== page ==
Recently I got to speak with Amy Chu about her publication and partnership with Georgia Lee in establishing Alpha Girl Comics. It was exciting to get to know what Alpha Girl Comics stood for and what goals the two of them had for their publication. I found it inspiring that these two well educated and talented women chose to make comics because, “upon seeing a distinct lack of female voices in this medium they decided to take action and start publishing their own stories.” Come see what Alpha Girl Comics is all about on today’s Artists’ Spotlight!
You both have diverse and accomplished backgrounds. Why did you both choose comics a professional outlet?
Making comics satisfies a creative need that can be much more difficult in other professions like film where you need to raise millions of dollars to see professional output. At first it was fun, but well, now’s it’s kind of an obsession…
What inspired Alpha Girl Comics? Do you have any goals or aspirations for your publication?
We’re doing it to have fun and to get our stories out there to a wide audience. We also want to make it known that women can and do want to write, and comics are not just for BOYS. I would consider it to be a success if we can inspire more girls and young women to read comics and to start making their own.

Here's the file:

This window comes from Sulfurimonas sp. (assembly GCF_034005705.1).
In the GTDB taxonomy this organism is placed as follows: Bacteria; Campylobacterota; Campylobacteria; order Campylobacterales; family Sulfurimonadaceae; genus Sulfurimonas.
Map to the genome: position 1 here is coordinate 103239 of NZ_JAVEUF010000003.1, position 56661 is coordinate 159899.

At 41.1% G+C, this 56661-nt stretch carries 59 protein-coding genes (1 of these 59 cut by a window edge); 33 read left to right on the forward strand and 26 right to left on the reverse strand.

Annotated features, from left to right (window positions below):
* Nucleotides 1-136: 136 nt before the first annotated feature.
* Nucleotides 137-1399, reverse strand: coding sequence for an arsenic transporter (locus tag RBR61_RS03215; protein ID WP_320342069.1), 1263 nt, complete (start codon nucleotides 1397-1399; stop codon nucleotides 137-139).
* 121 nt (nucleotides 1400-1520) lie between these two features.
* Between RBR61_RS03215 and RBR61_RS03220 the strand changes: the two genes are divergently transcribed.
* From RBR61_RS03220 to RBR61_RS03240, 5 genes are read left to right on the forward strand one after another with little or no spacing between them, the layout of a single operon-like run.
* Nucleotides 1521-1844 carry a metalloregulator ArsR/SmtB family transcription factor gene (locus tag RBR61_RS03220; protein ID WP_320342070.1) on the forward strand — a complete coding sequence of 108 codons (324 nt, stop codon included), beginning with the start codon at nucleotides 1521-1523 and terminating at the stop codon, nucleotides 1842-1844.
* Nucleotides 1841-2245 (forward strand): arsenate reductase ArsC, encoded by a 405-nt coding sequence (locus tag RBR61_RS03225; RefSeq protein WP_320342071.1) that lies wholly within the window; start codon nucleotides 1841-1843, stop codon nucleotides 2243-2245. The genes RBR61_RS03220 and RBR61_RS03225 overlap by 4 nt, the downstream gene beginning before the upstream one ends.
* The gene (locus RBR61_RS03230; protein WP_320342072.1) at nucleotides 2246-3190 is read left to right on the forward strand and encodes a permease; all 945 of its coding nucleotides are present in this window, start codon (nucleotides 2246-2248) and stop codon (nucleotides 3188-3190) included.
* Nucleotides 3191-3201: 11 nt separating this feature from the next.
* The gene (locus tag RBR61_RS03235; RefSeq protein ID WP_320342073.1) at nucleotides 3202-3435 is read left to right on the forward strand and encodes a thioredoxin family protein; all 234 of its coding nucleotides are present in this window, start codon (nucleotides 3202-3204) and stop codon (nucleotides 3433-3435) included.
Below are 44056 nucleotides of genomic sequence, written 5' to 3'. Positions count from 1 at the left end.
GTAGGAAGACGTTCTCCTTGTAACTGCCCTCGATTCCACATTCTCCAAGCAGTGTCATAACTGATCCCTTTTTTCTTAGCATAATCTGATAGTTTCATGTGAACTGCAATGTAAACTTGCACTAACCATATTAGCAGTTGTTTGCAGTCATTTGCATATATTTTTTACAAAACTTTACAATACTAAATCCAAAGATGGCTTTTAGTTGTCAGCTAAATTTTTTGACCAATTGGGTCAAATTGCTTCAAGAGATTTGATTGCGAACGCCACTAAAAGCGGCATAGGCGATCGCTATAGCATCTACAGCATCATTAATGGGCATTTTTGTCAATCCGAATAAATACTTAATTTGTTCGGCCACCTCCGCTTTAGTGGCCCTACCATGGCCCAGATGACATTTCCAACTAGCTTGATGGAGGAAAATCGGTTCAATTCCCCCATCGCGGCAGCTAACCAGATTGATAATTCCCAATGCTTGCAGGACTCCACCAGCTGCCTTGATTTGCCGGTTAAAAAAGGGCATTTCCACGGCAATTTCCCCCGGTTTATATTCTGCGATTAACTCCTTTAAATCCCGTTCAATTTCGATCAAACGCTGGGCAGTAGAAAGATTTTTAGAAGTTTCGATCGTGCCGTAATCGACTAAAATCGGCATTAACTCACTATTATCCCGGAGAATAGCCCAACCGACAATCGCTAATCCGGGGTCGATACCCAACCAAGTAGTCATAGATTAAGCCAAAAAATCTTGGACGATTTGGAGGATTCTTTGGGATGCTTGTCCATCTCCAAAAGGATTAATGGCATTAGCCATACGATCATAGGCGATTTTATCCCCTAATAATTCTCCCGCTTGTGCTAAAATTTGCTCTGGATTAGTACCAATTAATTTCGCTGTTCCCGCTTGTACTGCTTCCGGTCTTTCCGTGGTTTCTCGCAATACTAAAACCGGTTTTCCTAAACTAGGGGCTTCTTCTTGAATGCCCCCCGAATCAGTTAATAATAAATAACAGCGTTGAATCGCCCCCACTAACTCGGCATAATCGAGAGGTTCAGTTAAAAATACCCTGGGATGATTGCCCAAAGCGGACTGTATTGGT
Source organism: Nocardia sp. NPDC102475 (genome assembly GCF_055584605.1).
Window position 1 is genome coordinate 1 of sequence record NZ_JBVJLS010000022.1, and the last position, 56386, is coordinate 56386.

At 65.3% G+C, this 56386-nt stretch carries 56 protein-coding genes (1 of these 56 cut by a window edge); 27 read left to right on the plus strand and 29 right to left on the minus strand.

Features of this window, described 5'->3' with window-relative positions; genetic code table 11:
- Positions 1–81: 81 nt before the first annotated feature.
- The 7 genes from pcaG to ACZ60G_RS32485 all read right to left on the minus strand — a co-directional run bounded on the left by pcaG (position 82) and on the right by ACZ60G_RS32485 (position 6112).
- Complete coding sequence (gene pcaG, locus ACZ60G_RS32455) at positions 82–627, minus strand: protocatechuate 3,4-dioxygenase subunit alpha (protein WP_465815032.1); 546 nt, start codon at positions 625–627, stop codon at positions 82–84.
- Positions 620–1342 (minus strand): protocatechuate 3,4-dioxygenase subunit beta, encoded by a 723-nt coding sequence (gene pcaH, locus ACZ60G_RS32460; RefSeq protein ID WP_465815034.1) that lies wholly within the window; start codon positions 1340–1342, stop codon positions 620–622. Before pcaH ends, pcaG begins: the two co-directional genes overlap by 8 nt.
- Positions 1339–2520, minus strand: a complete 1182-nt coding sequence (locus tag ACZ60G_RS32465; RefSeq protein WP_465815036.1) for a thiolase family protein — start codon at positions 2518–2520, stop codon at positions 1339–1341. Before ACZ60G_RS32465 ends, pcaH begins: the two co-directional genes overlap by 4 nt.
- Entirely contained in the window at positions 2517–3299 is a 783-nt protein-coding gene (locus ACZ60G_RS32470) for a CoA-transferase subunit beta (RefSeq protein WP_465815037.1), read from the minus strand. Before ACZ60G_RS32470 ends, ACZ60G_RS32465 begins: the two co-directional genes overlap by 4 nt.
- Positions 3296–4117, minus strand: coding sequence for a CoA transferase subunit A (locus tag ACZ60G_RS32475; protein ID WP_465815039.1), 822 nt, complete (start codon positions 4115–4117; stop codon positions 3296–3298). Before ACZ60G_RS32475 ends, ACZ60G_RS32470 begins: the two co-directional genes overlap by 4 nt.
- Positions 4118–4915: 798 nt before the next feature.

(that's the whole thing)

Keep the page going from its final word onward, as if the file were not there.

What can you tell us about making your own publication from the ground up? What would you say has been your biggest milestone so far?
Making your own comic is the most satisfying experience ever. It’s a learning curve – and project management and people skills are important. I’m not sure about one big milestone- there have been a bunch of great little milestones. Certainly, there is no greater feeling than to see your comic fully illustrated, colored and lettered for the first time. We just signed a sales rep, Tony Shenton, and brought on an intern and PR/marketing coordinator, but there’s so much more to do…
Do you hope to expand the talent within your publication? From a hiring perspective, what sort of attributes would you look at in new talent? Are there any you place emphasis on or view as essential?
Absolutely! That’s a little farther down the road but we’ve been talking with some very talented and published writers about their ideas and always looking at artists. We don’t have the bandwidth to handle solicitations but [we] are keeping an eye out for new talent who show they can execute a full script or sequential art well.
Do you plan to publish works through both paper and digital or have you considered publishing some strictly digital work? What’s your take on digital publication?
We’re trying to make our stuff accessible to as wide of an audience as possible, so digital is important. I am working on a webcomic just to experiment more with the medium. There are certain things you can do digitally that you can’t do on paper that makes it very interesting from a storytelling perspective. Having said that, Georgia and I are both old school. It’s a different experience reading on paper, and so as long as we can afford to print and it works with the format, we will try.